The Salt of the Earth
Hmmm, I lost two subscribers shortly after I posted Monday on Ta-Nehisi Coates’ book “Between the World and Me.” Touched a nerve, I reckon.
Moving on then, we just watched The Salt of the Earth, a 2014 film about the life of Sebastião Salgado by his son Juliano and the director Wim Wenders. My wife was more familiar with his photography than me, and we had a lively conversation about the idea of Salgado insinuating himself into these other cultures, whether his work helped the causes of oppressed people, whether the wealthy have a moral responsibility to create awareness and/or use their resources to reduce misery, and on and on. We had no answers as most of these situations are mired in politics along with centuries of religious fanaticism and zealotry.
Born in 1944, Sebastião Salgado was born in Brazil. His early work was as an economist for the International Coffee Organization and the World Bank but he switched to photography around 1973 after his wife, Lélia, gave him his first camera. His work in the 1980s included the Serra Pelada gold mine in Brazil. An article in Firstpost by Natasha Desai last year said these photographs “begged the question of how shiny pieces of metal could blind almost 50,000 men from all walks of life. Salgado’s stark images captured the emotion, the struggle and the glint of their gold fever and marked a return of black and white photography to mainstream reportage.”
Then, working with Doctors Without Borders, he documented the famine in Africa in the mid-80s and for the next decade followed the movement of the people dispossessed due to war, famine and oppression in places such as Tanzania, Burundi, Bosnia, Congo, Croatia and Rwanda from 1994-99. In his own words, Salgado said what he had seen was “so shocking that at a certain point my mind and body started to give way. I had never imagined that man could be part of a species capable of such cruelty to its own members and I couldn’t accept it.”
This part of the film was the most difficult to watch. For most of us living our lives in relative comfort here in the United States, it’s hard to fathom the kind of suffering and human devastation occurring in other parts of the globe. And for the most part, our mass media gives short shrift to genocidal events and horrific wars unless there are ‘Americans’ involved.
Again, his work is not without controversy. In an article in Soundscapes.info, Hans Durrer reported that, “At a roundtable discussion organized by the Berliner Zeitung, the photographer Santu Mofokeng from Johannesburg, his colleague Akinbode Akinbiyi, who lives in Berlin, and Sylvester Ogbechie, a professor of art history at the University of Santa Barbara voiced their opinions on Salgado's work.”
Akinbiyi: "... he photographs people in this heroic Riefenstahl-aesthetics. And he adds newer pictures that he calls "Genesis." Empty yet great landscapes from the Namib desert of 2005. And animals!"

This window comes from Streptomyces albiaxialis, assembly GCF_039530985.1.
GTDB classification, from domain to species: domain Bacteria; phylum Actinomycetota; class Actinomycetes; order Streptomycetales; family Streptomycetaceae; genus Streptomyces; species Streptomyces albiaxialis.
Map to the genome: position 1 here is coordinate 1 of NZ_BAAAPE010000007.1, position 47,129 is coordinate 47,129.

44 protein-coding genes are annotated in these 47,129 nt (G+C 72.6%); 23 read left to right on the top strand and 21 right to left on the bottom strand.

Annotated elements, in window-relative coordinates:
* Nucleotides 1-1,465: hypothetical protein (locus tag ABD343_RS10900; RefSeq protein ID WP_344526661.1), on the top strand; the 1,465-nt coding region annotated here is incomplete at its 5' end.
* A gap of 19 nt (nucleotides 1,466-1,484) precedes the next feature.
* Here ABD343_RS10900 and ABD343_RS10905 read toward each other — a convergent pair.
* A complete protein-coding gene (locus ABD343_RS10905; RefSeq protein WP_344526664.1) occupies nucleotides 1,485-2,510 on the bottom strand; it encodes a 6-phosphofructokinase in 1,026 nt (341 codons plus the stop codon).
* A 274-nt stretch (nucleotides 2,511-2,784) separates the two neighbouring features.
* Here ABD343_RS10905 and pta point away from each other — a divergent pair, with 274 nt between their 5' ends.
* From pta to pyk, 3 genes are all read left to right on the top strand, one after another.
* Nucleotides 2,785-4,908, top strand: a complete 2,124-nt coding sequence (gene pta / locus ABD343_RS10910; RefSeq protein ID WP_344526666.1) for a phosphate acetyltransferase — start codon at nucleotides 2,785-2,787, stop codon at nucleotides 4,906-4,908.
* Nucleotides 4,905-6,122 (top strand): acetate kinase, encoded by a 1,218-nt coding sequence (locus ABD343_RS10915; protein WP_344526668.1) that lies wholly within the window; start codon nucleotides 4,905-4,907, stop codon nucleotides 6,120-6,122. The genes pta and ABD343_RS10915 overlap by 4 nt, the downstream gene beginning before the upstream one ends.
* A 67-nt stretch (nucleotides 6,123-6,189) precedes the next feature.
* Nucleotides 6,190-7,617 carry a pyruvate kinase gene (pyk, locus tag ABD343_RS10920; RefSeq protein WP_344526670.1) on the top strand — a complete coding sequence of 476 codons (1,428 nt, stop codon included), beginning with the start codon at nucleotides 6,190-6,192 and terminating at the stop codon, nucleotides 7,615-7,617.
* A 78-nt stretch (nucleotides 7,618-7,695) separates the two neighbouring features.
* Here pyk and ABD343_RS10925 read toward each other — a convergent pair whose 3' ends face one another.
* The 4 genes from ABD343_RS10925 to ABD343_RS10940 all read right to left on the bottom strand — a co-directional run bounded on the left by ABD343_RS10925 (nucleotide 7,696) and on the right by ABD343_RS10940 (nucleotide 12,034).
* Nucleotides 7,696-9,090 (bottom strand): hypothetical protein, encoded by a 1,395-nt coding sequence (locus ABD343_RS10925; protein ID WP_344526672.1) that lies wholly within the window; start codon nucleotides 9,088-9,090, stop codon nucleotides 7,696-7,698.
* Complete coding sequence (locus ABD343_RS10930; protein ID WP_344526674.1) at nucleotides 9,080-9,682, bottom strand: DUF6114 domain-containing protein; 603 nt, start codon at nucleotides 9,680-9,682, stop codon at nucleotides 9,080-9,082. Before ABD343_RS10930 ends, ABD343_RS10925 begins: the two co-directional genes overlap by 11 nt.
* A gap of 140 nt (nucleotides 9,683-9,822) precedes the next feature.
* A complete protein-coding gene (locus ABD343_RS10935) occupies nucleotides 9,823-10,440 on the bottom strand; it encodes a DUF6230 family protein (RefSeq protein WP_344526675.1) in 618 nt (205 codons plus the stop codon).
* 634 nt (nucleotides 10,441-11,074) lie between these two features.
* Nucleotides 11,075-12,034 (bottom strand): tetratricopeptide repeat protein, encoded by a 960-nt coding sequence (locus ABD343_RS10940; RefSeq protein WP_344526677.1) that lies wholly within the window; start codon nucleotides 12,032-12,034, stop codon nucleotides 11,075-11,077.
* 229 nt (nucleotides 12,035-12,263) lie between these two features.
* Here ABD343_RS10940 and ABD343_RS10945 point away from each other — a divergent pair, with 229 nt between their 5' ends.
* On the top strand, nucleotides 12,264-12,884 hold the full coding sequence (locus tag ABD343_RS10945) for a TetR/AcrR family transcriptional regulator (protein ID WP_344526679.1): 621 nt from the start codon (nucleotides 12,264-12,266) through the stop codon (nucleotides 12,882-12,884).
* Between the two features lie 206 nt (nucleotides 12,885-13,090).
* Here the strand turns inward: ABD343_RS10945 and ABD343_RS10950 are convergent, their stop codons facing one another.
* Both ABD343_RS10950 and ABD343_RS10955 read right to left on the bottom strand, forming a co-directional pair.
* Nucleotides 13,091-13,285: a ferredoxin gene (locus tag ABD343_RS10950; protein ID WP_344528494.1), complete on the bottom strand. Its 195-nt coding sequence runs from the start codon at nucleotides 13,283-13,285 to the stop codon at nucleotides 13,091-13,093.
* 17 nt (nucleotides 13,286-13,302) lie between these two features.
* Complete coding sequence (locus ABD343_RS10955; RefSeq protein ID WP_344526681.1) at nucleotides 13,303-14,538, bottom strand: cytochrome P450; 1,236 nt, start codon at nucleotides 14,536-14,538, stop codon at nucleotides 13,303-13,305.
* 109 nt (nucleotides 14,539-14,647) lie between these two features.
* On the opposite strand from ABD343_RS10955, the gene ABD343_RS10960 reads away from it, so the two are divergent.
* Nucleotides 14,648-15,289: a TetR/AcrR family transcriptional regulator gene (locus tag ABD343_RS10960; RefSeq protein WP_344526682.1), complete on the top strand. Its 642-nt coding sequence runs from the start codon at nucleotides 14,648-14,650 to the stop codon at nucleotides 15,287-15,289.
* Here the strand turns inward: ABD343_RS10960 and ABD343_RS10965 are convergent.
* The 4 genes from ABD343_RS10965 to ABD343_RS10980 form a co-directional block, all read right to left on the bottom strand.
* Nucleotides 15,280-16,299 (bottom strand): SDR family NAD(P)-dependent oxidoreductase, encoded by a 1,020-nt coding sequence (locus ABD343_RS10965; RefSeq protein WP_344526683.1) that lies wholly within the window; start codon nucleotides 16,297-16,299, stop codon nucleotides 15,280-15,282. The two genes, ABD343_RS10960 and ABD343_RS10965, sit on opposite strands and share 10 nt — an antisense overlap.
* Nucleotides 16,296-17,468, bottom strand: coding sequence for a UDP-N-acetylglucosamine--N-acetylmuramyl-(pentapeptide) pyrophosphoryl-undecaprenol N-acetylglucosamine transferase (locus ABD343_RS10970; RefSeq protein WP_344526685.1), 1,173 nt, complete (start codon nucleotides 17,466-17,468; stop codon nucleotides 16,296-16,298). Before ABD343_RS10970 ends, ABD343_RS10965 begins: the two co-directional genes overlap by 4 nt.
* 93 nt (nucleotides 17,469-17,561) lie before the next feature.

Mofokeng: "This is this old colonial project. Africa is reduced to fauna and flora. And we are the fauna. We are the zoo for European observers. We natives know this well, and for a long time."
Ogbechiez: "Here, this photo of a Himba-girl — that is a totally pornographic photo of distress although she is young and healthy. Beautiful this cattle herd behind here, all very idyllic. It is a super postcard, it surely will sell well."
Due to the intensity of the work Salgado and his wife returned to Brazil, the farmlands in the small town of Aimorés, where he had spent his childhood. Because of deforestation the land was devoid of life so they began a journey to heal the land. A forestry engineer named Renato de Jesus, who worked for the controversial multinational corporation Vale, came on board to help them revive the land. According to Smithsonian Magazine Salgado said, “We are not radicals. We’re not in an ivory tower. We need everybody: companies, governments, mayors. Everybody.”
Also in the Smithsonian article: De Jesus presented a plan to hire some two-dozen workers, who attacked the invasive African grasses by hand and with metal tools. Salgado and Lélia secured a donation of 100,000 seedlings from Vale’s nursery. The Salgados also went to governments and foundations worldwide to secure another key input: money. When the rains returned in 1999, they worked their way up the valley, placing the seedlings roughly ten feet apart, 2,000 trees per hectare. Fig species, long-leafed andá-açu, Brazilian firetrees and other legumes were meant to grow fast and die young. This first phase would provide shade, trap moisture, give shelter to birds and insects—and help heal the soil by restoring depleted nitrogen.
In 2002, after the seedlings took root, he wanted to be a photographer again. That led to The Genesis Project, 2004-2012. The eight-year project took Salgado to 32 locations ranging from the polar regions to the Galapagos with the goal of presenting a view of the planet when mankind lived in harmony with nature. Inspired by the reforestation of his family farm and environs in Brazil, Salgado set out to document the Earth’s pristine natural sanctuaries with the hope of inspiring their preservation.
There were other ‘periods’ of work and travel I did not mention in this post but if you’re interested in checking out more about the man and his photography, here’s a 25 minute video worth a look:
Also, for you in Tucson, we picked up our copy of The Salt of the Earth from the newly remodeled Casa Video. There are two copies upstairs in the Documentary Biography section.